Y is for yarn over, y stitch, yo yo, yarn tree, yarn bombing, yarn bowls, and yarn cakes.
A Yarn Over (sometimes written YOH for yarn over hook) is the process of moving the yarn into place. There is a yarn over in all stitches. Sometimes it is before making the stitch as well in the making of the stitch. Some stitches do not require a yarn over before inserting the hook into the previous row (like single crochet) and some do (like double crochet, half double and triple crochet).
I found this neat video by Forever Bliss Crochet demonstrating yarn over and also yarn under and why using one or the other makes a difference in your work.
The Y Stitch
International symbol of the Y Stitch:
1) Yarn over twice, insert hook into top two loops of stitch (unless otherwise specified), yo, pull through stitch (4 lps on hk)
2) (Yarn over, pull through 2 lps) 3 times (triple crochet made)
3) Chain 2 or 3, yo, insert hook in center of triple crochet, yo and pull through
4) (Yarn over and pull through 2 loops) twice.
A YO-YO is 16 dc worked into the ring with no chains between them. It makes a small circle. To see if I have enough worsted weight yarn, I wrap worsted weight yarn loosely around a 12″ ruler 8 times (in other words 8 12″ lengths or 8 feet, that means front and back of the ruler – once around – is 2 lengths). Don’t stretch it. Just loosely wind around the length of the ruler. This will to some degree depend on the yarn. That is about 96-98″. I usually hold an inch or two at the top so it doesn’t slip out of my fingers.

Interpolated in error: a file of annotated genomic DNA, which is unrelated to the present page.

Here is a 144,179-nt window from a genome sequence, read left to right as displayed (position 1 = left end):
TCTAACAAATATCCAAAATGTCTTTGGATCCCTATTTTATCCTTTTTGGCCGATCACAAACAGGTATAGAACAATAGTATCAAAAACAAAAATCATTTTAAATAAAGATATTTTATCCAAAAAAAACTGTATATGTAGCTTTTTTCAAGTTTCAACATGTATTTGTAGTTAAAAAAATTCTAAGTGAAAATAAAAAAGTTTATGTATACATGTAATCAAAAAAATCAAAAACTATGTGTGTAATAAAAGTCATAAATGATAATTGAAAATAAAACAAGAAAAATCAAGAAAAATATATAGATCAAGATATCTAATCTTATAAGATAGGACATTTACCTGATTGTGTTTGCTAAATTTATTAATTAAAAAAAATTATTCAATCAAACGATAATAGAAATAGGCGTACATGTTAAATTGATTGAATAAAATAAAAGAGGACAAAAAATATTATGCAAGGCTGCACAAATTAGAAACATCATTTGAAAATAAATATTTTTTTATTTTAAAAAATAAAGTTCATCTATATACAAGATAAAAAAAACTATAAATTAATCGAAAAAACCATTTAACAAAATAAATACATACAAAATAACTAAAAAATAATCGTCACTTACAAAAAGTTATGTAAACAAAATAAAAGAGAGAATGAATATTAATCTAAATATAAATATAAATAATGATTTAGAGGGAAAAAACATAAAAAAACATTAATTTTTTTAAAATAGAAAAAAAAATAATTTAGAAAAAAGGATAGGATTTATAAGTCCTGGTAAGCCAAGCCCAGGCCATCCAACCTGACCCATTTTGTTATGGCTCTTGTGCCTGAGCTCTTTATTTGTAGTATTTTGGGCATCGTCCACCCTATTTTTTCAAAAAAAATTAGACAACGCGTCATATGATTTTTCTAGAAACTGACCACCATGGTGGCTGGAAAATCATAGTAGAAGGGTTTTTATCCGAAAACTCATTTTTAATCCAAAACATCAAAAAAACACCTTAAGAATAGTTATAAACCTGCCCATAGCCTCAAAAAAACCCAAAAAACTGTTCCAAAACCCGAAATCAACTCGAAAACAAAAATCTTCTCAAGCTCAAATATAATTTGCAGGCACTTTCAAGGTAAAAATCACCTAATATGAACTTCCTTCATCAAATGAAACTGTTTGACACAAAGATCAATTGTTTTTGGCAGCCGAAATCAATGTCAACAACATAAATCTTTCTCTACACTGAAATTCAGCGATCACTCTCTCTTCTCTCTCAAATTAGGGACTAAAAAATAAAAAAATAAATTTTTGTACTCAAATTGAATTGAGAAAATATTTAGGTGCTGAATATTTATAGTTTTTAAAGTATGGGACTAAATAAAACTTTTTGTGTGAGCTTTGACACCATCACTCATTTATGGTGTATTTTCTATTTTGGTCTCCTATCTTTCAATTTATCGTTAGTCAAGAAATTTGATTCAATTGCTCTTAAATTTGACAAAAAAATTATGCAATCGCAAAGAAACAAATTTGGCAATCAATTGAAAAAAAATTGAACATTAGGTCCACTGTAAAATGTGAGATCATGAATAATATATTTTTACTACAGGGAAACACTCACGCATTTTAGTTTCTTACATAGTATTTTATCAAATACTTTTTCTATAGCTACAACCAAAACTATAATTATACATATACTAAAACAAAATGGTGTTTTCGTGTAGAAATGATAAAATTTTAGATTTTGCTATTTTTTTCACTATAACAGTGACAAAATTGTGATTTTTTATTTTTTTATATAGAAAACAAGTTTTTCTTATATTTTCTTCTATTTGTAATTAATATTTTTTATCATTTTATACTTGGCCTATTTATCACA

You can also make a DOUBLE YO-YO which is 2 rounds, 16 dc on the first round, and 2 dc in each stitch on the second round for a total of 32 dc on that round. To see if I have enough worsted weight yarn, I wrap yarn loosely around a 12″ ruler 20 times.
You can also make a TRIPLE YO-YO which is 3 rounds. There are two ways to make these. One uses 12, 24, 36 stitches. That would be 12 in ring, 2 in each st, then increase in every other stitch to get 36. The other is made the same, continuing the basic yo-yo. It starts with 16 dc in ring, then 2 in each, then increase in every other stitch – 16, 32, 48. If you are making for a charity, all the circles need to be the same so ask the person joining what she accepts. To see if I have enough worsted weight yarn, I wrap yarn loosely around a 12″ ruler 28 times. Don’t stretch it. Just loosely wind around the length of the ruler. This will to some degree depend on the yarn.
I have a YouTube playlist which includes all three.
A Yarn Tree is a post or pole with smaller posts (removable or unremovable) on which you can place yarn. Here is a picture of my yarn tree before adding yarn and then filled with yarn. My son-in-law made mine as a Christmas gift. What a guy!
Yarn Bombing is not what it sounds like. No bombs are used in the process of yarn bombing. It is the term used when you wrap yarn around something which would not ordinarily be covered with yarn – like a tree, statue, or mailbox – usually in public.
If you want to participate in yarn bombing it is a good idea to get permission from whoever owns or is in charge of the object you want to cover. In many public places, it is considered graffiti and is illegal. You probably don’t want to be crocheting in jail. On the other hand, if it’s your own property, it’s probably fine. (Not to be taken as legal advice.)